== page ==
The Style's the Man by Louis Auchincloss
Reflections on Proust, Fitzgerald, Wharton, Vidal, and Others

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Essays discuss Ivy Compton-Burnett, William Gaddis, Jacobean drama, Marcel Proust, Oscar Wilde, Walter Pater, William Congreve, Tennessee Williams, Henry James, and three perfect novels.

About Louis Auchincloss

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Louis Auchincloss was born on September 27, 1917 in New York. He attended Groton College and Yale University and received a law degree from the University of Virginia. He served in the U.S. Navy for four years during World War ll. A practicing attorney, Auchincloss wrote his first novel, "The Indifferent Children," in 1947 under the pseudonym Andrew Lee, establishing a dual career as a successful lawyer and writer. Born into a socially prominent family, Auchincloss generally writes about society's upper class. Strong family connections, well-bred manners, and corporate boardrooms are subject matter in such novels as "Portrait in Brownstone" and "I Come As a Thief." He has also written several biographical and critical works on such notable writers as Edith Wharton and Henry James. Auchincloss was President of the Museum of the City of New York.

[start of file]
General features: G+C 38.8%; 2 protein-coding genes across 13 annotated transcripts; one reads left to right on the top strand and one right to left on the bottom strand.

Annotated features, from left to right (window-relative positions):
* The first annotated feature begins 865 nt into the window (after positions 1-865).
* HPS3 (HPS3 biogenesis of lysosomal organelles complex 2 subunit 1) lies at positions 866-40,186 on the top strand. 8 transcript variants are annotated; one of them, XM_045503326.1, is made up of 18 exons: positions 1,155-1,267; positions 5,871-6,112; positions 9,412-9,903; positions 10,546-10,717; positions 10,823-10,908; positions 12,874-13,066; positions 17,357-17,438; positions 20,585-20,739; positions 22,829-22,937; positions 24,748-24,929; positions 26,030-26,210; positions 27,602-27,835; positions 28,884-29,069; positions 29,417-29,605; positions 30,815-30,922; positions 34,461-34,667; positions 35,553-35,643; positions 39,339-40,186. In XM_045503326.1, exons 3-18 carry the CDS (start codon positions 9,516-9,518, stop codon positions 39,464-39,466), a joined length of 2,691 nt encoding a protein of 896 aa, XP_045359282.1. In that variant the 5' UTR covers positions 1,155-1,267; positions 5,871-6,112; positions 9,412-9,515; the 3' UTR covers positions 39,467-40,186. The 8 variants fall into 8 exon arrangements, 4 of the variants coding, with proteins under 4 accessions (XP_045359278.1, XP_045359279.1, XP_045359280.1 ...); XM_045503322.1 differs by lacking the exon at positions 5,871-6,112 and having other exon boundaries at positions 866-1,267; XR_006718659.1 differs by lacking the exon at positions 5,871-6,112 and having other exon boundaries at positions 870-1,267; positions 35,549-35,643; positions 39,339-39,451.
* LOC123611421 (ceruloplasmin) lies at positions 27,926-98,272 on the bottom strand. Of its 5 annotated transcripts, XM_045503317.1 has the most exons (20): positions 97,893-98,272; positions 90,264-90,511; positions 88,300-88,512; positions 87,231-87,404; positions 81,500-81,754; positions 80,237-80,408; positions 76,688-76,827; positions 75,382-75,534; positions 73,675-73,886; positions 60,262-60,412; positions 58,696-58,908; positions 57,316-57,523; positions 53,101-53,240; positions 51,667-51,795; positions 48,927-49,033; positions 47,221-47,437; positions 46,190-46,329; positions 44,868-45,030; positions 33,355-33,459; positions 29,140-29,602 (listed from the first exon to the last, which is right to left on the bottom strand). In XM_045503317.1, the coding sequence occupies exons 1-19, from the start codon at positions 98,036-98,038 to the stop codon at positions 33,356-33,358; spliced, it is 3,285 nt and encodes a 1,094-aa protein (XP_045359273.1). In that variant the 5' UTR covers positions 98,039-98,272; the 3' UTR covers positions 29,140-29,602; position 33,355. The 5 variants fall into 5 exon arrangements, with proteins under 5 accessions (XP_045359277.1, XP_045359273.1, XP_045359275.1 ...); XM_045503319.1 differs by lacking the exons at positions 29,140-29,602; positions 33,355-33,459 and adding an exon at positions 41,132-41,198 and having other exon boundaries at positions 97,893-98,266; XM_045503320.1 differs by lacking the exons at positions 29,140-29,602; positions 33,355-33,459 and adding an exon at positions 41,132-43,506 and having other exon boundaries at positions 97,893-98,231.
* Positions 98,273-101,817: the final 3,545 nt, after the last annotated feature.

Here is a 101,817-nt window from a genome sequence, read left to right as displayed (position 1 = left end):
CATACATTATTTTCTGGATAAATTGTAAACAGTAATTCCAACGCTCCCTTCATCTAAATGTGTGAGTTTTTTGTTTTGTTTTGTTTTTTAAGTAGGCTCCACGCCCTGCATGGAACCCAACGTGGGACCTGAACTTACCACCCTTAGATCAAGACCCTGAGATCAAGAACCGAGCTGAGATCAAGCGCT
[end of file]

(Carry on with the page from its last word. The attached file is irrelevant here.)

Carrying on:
Published September 1, 1994 by Scribner. 224 pages
Genres: Literature & Fiction. Non-fiction

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For example, one piece that intertwines the literary virtues of Clarissa with the moral virtues of its title character, casually notes that another Richardson heroine, Pamela, ``managed to hold on to her virtue and sell out in a bull market.'' It is a thick-skinned reader who can emerge fro...

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This uneven collection of essays (many appeared originally in the New York Review of Books, the New York Times Book Review and New Criterion) is a lesser performance by the prolific Auchincloss (The Book Class).

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